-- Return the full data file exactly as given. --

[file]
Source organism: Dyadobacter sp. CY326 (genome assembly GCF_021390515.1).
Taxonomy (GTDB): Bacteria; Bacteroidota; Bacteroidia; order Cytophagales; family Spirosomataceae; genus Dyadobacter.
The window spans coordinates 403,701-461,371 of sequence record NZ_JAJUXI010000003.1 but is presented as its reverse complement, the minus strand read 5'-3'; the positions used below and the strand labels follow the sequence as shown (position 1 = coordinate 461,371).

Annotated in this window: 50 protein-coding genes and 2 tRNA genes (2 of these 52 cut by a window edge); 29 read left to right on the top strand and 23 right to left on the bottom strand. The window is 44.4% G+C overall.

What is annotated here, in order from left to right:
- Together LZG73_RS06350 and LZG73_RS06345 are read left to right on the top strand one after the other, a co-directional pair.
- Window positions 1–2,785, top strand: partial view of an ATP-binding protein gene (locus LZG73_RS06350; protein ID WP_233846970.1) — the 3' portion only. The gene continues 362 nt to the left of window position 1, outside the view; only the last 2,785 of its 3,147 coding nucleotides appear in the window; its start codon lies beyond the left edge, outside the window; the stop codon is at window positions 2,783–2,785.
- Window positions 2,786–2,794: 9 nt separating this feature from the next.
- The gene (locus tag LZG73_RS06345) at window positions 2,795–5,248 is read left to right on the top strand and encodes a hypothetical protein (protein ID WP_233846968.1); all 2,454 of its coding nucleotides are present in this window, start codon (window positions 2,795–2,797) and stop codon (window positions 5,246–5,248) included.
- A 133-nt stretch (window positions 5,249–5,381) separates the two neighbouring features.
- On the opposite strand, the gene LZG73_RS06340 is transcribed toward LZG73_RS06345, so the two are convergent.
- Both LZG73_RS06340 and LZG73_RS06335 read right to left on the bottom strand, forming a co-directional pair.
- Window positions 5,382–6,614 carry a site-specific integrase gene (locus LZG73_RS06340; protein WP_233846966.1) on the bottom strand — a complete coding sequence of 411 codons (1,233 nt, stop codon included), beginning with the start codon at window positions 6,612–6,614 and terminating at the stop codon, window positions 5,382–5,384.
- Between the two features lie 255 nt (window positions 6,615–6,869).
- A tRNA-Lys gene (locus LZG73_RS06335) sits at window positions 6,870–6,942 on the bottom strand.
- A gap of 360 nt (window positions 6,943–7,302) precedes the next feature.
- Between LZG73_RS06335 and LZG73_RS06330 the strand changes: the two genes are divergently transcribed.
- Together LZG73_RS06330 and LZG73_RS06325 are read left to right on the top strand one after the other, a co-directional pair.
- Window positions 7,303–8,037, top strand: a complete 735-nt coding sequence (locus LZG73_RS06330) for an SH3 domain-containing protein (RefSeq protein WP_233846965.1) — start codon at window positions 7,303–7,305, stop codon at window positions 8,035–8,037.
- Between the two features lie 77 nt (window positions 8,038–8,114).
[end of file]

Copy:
Source organism: Dyadobacter sp. CY326 (genome assembly GCF_021390515.1).
Taxonomy (GTDB): Bacteria; Bacteroidota; Bacteroidia; order Cytophagales; family Spirosomataceae; genus Dyadobacter.
The window spans coordinates 403,701-461,371 of sequence record NZ_JAJUXI010000003.1 but is presented as its reverse complement, the minus strand read 5'-3'; the positions used below and the strand labels follow the sequence as shown (position 1 = coordinate 461,371).

Annotated in this window: 50 protein-coding genes and 2 tRNA genes (2 of these 52 cut by a window edge); 29 read left to right on the top strand and 23 right to left on the bottom strand. The window is 44.4% G+C overall.

What is annotated here, in order from left to right:
- Together LZG73_RS06350 and LZG73_RS06345 are read left to right on the top strand one after the other, a co-directional pair.
- Window positions 1–2,785, top strand: partial view of an ATP-binding protein gene (locus LZG73_RS06350; protein ID WP_233846970.1) — the 3' portion only. The gene continues 362 nt to the left of window position 1, outside the view; only the last 2,785 of its 3,147 coding nucleotides appear in the window; its start codon lies beyond the left edge, outside the window; the stop codon is at window positions 2,783–2,785.
- Window positions 2,786–2,794: 9 nt separating this feature from the next.
- The gene (locus tag LZG73_RS06345) at window positions 2,795–5,248 is read left to right on the top strand and encodes a hypothetical protein (protein ID WP_233846968.1); all 2,454 of its coding nucleotides are present in this window, start codon (window positions 2,795–2,797) and stop codon (window positions 5,246–5,248) included.
- A 133-nt stretch (window positions 5,249–5,381) separates the two neighbouring features.
- On the opposite strand, the gene LZG73_RS06340 is transcribed toward LZG73_RS06345, so the two are convergent.
- Both LZG73_RS06340 and LZG73_RS06335 read right to left on the bottom strand, forming a co-directional pair.
- Window positions 5,382–6,614 carry a site-specific integrase gene (locus LZG73_RS06340; protein WP_233846966.1) on the bottom strand — a complete coding sequence of 411 codons (1,233 nt, stop codon included), beginning with the start codon at window positions 6,612–6,614 and terminating at the stop codon, window positions 5,382–5,384.
- Between the two features lie 255 nt (window positions 6,615–6,869).
- A tRNA-Lys gene (locus LZG73_RS06335) sits at window positions 6,870–6,942 on the bottom strand.
- A gap of 360 nt (window positions 6,943–7,302) precedes the next feature.
- Between LZG73_RS06335 and LZG73_RS06330 the strand changes: the two genes are divergently transcribed.
- Together LZG73_RS06330 and LZG73_RS06325 are read left to right on the top strand one after the other, a co-directional pair.
- Window positions 7,303–8,037, top strand: a complete 735-nt coding sequence (locus LZG73_RS06330) for an SH3 domain-containing protein (RefSeq protein WP_233846965.1) — start codon at window positions 7,303–7,305, stop codon at window positions 8,035–8,037.
- Between the two features lie 77 nt (window positions 8,038–8,114).